Joel Caverly, a blue-eyed Caucasian, from Massachusetts met his wife-to-be, Edna, an Afro- American from Georgia at the Baha’i Training Centre in the USA, came to Trinidad with her during the heights of the Black Power movement, and they became the first Baha’i couple to be married in this country on August 4, 1970. The Baha’i faith has grown from strength to strength, since it was introduced here in 1927 by Miss Leonora Armstrong.
Mizra Husayn Ali 1817-92 who spent most of his life in prison, founded the Baha’i religion in 1863. Their sacred texts are The Most Holy Book, The Seven Valleys, The Hidden Words and The Bayan. They believe in the oneness of God, the unity of all faiths, the inevitable unification of humankind, universal education and obedience to government.
In our year of Independence 1962, Caverly came to Trinidad for the first time as a member of the music band from the Washington DC School of Naval Music Training. He spent several months here, fell in love with the country and vowed that he would return someday. He and his wife have enriched the lives of hundreds of Trinis.
I met Joel in November 1970 when he was posted to St James as the music teacher. He was successful in explaining to me the rules of baseball but I failed miserably in trying to explain to him the rules of cricket. No matter how hard I tried, he would always end up asking, “How can two teams play a game for five days and still there is no winner?” But as time went by, he became an avid cricket fan, especially of the shortest version of the game — Twenty/w20 — which he finds most exciting.
While speaking to my group, he told us that one day his wife was very displeased when someone called her a “Yankee”. He explained, “Only persons in the Northern States were called Yankees, in a derogatory way, but my wife was from the South. It would have been okay if the person had referred to her as a “Gray Belly.” You see, during the American Civil War, the Southern soldiers with their gray uniforms were called ‘Gray Bellies.’”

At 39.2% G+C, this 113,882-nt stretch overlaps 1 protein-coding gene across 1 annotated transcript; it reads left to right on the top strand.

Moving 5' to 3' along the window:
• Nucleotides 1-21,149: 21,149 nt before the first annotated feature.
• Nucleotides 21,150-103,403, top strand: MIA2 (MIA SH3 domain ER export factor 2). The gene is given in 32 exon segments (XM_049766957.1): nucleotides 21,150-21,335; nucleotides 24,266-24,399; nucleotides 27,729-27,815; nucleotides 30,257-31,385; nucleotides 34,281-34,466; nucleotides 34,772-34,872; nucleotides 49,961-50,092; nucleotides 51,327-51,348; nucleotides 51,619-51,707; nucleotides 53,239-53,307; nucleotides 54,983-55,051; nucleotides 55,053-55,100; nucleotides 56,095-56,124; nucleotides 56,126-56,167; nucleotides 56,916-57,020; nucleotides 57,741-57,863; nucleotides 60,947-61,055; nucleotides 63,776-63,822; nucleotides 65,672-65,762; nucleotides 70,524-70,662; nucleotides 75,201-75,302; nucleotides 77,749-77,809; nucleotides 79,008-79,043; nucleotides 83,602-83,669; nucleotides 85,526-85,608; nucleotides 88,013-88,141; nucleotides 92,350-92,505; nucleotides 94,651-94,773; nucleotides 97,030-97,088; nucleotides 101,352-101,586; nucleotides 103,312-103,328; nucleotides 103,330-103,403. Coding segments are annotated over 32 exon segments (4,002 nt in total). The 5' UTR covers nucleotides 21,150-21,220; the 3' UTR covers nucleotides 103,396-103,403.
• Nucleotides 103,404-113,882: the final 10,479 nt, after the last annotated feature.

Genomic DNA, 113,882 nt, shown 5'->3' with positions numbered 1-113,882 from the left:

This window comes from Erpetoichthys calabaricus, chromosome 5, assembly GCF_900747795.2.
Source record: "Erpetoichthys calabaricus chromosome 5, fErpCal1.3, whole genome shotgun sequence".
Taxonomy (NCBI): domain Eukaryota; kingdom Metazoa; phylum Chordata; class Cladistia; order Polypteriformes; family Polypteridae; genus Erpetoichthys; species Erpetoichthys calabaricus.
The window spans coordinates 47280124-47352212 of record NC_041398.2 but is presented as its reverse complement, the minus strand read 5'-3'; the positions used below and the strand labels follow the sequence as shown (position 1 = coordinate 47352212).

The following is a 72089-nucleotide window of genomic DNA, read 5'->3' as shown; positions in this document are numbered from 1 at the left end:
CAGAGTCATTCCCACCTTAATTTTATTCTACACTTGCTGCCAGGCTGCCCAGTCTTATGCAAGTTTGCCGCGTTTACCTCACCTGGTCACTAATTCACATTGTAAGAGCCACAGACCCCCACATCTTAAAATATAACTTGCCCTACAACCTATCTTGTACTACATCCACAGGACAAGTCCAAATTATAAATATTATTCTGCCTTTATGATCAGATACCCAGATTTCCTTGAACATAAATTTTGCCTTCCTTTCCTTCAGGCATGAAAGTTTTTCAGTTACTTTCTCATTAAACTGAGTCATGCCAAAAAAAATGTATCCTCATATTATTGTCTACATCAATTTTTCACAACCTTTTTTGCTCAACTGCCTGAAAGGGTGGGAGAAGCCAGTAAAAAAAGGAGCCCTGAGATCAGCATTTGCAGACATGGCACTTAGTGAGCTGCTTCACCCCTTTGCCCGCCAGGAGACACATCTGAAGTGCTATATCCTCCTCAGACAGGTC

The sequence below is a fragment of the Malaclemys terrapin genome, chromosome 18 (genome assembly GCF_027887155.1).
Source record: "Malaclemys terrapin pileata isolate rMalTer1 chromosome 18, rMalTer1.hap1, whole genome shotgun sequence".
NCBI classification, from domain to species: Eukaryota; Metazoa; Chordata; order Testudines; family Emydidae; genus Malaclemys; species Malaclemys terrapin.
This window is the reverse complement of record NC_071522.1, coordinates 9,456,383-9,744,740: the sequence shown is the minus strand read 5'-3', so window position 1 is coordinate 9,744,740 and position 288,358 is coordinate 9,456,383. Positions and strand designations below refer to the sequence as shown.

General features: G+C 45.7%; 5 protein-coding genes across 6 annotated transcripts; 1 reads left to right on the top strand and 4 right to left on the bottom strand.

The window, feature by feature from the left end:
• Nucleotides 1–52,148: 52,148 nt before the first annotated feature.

When I was asked by Dale Kolasingh to televise more episodes of “Calabash Alley”, I wrote my own theme song — “Come to Calabash Alley.” I gave Joel a rough idea of the tune I would like and he wrote the music. The calypso introduces episodes 11 to 23 on television with Reubena Guy as the lead singer. At the beginning of the stave version, the cast would sing the theme song and very often, the audience would make it spontaneous singalong.
I also called on him to teach the ten actors in my play Shakespeare’s Dream, to sing the Elizabethan folk song, “Greensleeves” which begins, “Alas my love, you do me wrong.” The play was well received wherever it was staged in Trinidad and also in Miami-Dade and the African American Museum in Broward County, Florida.
Past pupils of St James Secondary such as soca artistes Destra Garcia and Maximus Dan, gospel singer Nigel Soyer, and calypsonian Black Sage just to name a few have all benefitted in one way or the other from this master music teacher and goodly gentleman during his 27 years at the school.Thank you Joel Caverly and continue always to walk with God.
When the pan tuner told the pannist he had come to tune his tenor-pan, the pan player said he did not send for him. The tuner replied, “But your neighbours paid me to come and do the job!” "